An Overview of Structured Logging with Serilog

Traditional logging techniques (such as writing lines of text to files) results in the loss of structure and semantics.

Structured logging enables richer, more semantic, structured log data to be created. But more importantly queried.

Serilog is an open source logging library that facilitates this structured logging.

Serilog can be used in the traditional way, for example writing to files, but it is designed to allow capture of structured data.

There are multiple provided “sinks” that route log data to a store; from unstructured data stores such as text files (single and rolling) to structured stores such as RavenDB. Multiple sinks can be configured so the same log event is written to both stores.

Writing to multiple sinks with Serilog

To create structured data, the logging code looks slightly different from traditional (unstructured) logging code. Once the logger is configured, to log an information level event we could write something like the following:

Log.Information("Log in succeeded for {UserId}. Authentication service took {LogInMilliseconds}.", userId, responseTime);

Here, a log event is being written that contains two pieces of structured, sematic data: UserId and LogInMilliseconds. If this message is written to an unstructured source (such as text file) then a simple string will be written. If a structured sink is used then the individual data items will be stored as well.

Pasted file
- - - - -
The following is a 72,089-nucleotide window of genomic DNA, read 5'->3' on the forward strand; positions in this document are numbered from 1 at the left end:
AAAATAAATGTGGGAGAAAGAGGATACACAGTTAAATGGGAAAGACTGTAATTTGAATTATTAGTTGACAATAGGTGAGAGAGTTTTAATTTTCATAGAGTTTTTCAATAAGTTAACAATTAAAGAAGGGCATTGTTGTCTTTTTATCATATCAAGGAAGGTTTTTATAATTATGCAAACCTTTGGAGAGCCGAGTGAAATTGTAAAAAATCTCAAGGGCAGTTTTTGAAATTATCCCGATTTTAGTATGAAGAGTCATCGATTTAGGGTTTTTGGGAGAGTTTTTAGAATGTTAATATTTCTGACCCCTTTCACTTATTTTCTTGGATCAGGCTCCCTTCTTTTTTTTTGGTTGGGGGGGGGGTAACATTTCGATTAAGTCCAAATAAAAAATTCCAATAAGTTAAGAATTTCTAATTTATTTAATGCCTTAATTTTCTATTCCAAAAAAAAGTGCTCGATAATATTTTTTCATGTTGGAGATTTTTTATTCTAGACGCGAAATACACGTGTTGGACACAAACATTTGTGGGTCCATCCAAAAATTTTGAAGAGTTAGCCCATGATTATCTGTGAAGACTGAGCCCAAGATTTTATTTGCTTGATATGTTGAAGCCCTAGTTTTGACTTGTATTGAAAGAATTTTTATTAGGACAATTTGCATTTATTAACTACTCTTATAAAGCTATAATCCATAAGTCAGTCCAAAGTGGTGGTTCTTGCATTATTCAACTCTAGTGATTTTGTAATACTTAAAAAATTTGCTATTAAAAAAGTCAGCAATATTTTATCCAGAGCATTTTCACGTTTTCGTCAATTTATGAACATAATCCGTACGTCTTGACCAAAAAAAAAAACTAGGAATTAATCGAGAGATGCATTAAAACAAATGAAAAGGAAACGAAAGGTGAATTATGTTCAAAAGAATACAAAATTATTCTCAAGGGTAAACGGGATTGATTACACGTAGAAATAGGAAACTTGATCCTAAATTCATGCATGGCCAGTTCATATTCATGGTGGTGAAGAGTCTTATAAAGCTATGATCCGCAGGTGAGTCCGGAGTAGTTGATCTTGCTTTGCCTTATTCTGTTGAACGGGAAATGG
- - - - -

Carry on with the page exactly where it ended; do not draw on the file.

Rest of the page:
This means that this structured information can be richly queried, for example queries such as: “show me all the logins for user 42 where the login time exceeded 200ms” or “show me all the logins that took more than 1000ms”.

Check out the Serilog site for more info or my Modern Structured Logging With Serilog and Seq Pluralsight course.

You can start watching with a Pluralsight free trial.


Comments (1) -

  • Thomas Rolseth

    3/23/2020 4:45:03 PM | Reply

    I watched your 'Modern Structured Logging with Serilog and Seq' course on Pluralsight which was excellent.  I have a couple of questions I was hoping you could help with:
    1)  I have a .NET web api using Serilog and Seq and it is working great.  When the client app makes calls to it it sends the user name and a session id in the request header.  How can I capture this as a property for every log entry?
    2) Additionally, I'd like to capture the controller and service name for each log entry
    3) Some of the Seq apps -- Serilog.Extras.AppSettings for one -- are not compatible with .netcore.  Any workarounds for this?  

    Thanks, Tom

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